Since 2013, a parent’s or caregiver’s substance use has been identified as a risk factor in about half of the instances when a child was removed from the home. That is well above the national average of 39% in 2019.

Maine’s rate of substance use as a risk factor for removal — which includes both drug and alcohol use, though annual Office of Child and Family Services reports on child protective services in Maine indicate that drug use as a risk factor is more common than alcohol use — has been on a steady rise since 2000 and consistently above the national rate.

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In 2000, substance use was a risk factor in 35% — slightly more than a third — of cases in Maine, compared to one-fifth of cases nationally. The national rate did not hit 35% until 2016. By then, Maine’s rate had been at or above 50% for three consecutive years and where it has remained since.

“The impact of substance use and, in particular, the opioid epidemic on children and families, has been significant,” reads the Maine Department of Health and Human Services’ 2021 annual Child Protective Services report.

“Beyond removal, when substance use is a factor in a case, it takes on average an additional three months for children to reunify with their parents when compared to those cases that do not involve substance use,” said the report.

The opioid epidemic in Maine is putting additional pressure on an already incredibly stressed child welfare system.

Investigations conducted by Casey Family Programs, a national firm DHHS hired following a rash of child fatalities in a single month last year, and by the Office of Program Evaluation and Government Accountability, as well as reports by a several independent oversight panels including the Maine Child Welfare Ombudsman, pointed to many of the same issues within the department.

Namely, they found that a chronically understaffed Office of Child and Family Services faced intense workloads, a rigid bureaucratic system that negatively impacted their ability to complete thorough investigations, high turnover and poor communication and inadequate training that often threw inexperienced caseworkers into tough situations without much support.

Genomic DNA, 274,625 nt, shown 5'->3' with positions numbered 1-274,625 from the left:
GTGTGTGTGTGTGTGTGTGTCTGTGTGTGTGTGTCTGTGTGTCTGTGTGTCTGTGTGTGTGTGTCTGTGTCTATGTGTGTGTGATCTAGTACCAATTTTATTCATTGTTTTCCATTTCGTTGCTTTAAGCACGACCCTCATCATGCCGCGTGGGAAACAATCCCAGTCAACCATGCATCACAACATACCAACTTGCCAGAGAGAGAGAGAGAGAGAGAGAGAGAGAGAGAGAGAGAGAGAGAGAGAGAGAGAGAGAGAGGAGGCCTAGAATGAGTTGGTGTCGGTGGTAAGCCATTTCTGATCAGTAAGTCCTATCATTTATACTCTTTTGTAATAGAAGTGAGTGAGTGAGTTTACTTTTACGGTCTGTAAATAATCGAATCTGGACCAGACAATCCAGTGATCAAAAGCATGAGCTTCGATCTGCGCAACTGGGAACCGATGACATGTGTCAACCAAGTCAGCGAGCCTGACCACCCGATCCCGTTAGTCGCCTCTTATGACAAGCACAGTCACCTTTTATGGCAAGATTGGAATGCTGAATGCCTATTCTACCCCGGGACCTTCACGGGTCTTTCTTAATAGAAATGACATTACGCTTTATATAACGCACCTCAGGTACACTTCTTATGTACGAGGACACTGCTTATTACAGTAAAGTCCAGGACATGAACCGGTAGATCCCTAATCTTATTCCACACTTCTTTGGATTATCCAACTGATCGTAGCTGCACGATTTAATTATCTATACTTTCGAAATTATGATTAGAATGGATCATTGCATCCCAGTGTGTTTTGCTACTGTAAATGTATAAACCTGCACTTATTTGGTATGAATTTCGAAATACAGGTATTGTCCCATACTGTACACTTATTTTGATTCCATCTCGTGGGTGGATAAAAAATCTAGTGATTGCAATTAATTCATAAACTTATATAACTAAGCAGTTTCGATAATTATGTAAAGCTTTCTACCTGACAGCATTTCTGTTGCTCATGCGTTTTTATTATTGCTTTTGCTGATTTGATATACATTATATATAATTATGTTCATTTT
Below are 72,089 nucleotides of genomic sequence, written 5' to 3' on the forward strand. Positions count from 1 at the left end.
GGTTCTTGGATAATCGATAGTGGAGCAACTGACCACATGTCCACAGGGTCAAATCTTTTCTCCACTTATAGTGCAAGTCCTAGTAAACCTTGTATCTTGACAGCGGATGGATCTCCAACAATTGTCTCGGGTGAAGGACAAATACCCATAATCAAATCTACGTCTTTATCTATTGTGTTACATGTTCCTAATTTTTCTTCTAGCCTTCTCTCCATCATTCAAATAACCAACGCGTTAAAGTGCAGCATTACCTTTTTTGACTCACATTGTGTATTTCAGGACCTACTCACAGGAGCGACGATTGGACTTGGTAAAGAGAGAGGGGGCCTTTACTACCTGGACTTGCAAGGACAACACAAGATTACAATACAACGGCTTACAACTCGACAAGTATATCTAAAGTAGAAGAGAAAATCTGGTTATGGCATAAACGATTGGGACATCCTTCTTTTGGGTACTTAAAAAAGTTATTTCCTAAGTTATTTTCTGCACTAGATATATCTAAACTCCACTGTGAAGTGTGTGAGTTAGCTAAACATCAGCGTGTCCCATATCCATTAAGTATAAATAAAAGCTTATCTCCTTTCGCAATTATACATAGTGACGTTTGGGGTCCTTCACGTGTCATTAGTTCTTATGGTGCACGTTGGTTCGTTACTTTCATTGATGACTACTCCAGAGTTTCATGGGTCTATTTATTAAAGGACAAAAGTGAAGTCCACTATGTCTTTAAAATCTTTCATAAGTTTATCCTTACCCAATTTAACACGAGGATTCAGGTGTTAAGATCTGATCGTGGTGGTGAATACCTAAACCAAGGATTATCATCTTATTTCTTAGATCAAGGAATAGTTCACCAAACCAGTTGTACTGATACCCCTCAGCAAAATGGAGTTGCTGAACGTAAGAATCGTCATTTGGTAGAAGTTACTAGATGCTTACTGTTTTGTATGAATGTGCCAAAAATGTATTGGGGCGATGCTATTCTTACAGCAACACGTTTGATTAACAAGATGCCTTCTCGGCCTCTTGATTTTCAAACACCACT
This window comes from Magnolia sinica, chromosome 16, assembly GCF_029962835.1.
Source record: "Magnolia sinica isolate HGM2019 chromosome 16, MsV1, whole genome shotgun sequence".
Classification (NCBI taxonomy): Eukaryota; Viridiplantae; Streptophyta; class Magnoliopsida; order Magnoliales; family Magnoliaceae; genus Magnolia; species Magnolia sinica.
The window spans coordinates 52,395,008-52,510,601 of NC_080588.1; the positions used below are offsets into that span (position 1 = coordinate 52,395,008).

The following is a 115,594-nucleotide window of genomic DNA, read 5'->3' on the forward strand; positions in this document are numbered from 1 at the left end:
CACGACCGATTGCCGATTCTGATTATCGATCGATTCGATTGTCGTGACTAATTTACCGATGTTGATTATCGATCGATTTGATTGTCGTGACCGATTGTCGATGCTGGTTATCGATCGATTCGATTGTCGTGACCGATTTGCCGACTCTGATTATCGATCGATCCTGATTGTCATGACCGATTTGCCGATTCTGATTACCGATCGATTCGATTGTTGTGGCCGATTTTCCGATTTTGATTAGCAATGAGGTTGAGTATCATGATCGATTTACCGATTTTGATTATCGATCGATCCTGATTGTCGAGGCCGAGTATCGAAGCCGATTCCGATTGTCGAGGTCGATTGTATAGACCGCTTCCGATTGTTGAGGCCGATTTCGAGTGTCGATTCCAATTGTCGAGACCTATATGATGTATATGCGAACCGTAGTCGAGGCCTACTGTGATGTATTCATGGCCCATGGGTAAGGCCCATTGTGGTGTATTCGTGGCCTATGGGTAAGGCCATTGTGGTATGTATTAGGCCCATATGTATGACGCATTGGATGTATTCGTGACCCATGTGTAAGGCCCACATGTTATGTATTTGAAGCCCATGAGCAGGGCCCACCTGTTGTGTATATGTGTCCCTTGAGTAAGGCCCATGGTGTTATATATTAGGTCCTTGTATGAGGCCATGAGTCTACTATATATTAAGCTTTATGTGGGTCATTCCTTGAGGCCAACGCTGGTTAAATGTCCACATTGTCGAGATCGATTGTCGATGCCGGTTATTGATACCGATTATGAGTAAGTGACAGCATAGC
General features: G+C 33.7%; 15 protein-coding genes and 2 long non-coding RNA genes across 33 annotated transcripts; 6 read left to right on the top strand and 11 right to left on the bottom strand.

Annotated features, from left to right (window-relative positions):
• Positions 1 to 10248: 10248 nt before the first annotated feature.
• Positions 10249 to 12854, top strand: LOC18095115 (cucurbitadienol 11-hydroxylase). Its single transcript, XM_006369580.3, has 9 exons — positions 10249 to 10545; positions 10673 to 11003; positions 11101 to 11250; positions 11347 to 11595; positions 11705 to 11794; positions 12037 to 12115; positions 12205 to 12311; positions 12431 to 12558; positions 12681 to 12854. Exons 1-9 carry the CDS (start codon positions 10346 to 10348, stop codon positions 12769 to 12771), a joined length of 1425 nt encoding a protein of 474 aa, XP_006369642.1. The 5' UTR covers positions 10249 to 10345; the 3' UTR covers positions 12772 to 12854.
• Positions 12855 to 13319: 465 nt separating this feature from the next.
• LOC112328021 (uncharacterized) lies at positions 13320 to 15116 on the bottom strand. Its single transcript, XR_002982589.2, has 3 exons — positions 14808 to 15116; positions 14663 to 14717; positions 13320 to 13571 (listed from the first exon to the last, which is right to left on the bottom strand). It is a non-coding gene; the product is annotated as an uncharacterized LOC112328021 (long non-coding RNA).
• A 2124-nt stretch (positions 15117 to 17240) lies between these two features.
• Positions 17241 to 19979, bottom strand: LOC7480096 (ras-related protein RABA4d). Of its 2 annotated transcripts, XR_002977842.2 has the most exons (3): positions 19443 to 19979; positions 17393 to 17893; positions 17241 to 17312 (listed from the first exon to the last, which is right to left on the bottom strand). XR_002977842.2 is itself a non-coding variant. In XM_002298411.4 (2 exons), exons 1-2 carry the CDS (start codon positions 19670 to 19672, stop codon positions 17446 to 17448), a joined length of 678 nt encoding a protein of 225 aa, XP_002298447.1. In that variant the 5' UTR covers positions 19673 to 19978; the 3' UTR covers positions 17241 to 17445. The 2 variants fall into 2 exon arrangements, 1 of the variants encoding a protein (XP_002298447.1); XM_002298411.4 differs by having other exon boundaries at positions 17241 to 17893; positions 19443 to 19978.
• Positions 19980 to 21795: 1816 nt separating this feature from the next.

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“Staffing shortages, staff burnout and other challenges are only made worse by the ongoing pandemic,” Jeff McCabe, the director of politics and legislation for the Maine Service Employees Association, the union representing child protective services workers, told lawmakers earlier this year.

In a MSEA survey of caseworkers and supervisors conducted last September, more than two-thirds of respondents said that their caseload is so intense that they are “afraid a child is put in danger,” or it is “beyond human capabilities.”

Only two out of 77 respondents said caseloads were manageable.

More than half said they contemplated resigning at least once a week.

OCFS caseworkers as of December of each year, plus the number of open/needed positions. A negative value indicates that they are staffed beyond their minimum need. Source: Maine DHHS OCFS Annual Caseload and Workload Reports, 2019-2022

AN ILL-PREPARED SYSTEM

The first few years of Warriner’s children’s lives were filled with some of her heaviest drug use. She and her children’s father were both struggling with substance use disorder, made worse by the death of her best friend, whom she called her older brother because his family took her in when she left her own house as a teenager.

Warriner said after her friend died, there were “four months I don’t remember at all.”

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“I wasn’t living anywhere,” she said. “The hardest day of my life was dropping my kids off at my ex’s parents’ house and telling them I can’t take care of them.”

Office of Child and Family Services took custody of her children for about a year. Warriner called the entire experience dealing with the department “horrifying.”